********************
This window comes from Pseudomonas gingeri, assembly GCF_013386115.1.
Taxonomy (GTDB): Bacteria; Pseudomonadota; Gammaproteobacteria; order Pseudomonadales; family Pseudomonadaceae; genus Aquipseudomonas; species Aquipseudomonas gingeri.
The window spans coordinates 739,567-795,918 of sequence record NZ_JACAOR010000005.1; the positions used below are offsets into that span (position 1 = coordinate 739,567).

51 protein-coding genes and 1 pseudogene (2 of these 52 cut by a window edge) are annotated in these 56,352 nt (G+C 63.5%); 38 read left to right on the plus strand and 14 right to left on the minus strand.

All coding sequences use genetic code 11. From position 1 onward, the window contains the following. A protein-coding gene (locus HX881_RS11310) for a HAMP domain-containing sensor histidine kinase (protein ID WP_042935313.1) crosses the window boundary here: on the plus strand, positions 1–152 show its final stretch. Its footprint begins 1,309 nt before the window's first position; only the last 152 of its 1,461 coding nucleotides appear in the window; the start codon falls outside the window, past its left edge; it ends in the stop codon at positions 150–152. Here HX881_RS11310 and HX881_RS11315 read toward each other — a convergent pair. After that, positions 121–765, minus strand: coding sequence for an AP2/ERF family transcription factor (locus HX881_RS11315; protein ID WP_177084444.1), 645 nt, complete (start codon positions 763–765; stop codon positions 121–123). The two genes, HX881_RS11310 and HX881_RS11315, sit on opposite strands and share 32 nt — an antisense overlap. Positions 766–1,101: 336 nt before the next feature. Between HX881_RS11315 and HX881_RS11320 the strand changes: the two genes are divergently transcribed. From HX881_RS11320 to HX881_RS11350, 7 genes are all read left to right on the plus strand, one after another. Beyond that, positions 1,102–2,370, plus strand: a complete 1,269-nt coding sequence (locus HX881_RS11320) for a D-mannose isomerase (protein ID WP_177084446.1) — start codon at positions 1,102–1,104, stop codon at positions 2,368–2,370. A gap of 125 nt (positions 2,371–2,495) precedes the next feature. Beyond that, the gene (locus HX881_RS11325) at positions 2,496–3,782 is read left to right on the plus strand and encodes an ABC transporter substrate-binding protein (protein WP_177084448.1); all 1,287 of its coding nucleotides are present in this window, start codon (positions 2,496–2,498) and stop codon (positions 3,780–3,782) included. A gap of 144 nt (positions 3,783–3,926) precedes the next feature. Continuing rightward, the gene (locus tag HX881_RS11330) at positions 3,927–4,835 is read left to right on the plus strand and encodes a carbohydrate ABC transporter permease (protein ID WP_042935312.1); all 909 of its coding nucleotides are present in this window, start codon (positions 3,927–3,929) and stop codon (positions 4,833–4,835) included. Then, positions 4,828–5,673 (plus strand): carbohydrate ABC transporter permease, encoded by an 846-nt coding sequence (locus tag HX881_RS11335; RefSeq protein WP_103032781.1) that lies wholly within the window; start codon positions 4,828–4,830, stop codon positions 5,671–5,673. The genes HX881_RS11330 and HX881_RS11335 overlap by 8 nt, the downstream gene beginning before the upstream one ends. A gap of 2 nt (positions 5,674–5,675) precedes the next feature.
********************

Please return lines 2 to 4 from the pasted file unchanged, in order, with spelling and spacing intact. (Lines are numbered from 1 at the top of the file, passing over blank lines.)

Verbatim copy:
Taxonomy (GTDB): Bacteria; Pseudomonadota; Gammaproteobacteria; order Pseudomonadales; family Pseudomonadaceae; genus Aquipseudomonas; species Aquipseudomonas gingeri.
The window spans coordinates 739,567-795,918 of sequence record NZ_JACAOR010000005.1; the positions used below are offsets into that span (position 1 = coordinate 739,567).

51 protein-coding genes and 1 pseudogene (2 of these 52 cut by a window edge) are annotated in these 56,352 nt (G+C 63.5%); 38 read left to right on the plus strand and 14 right to left on the minus strand.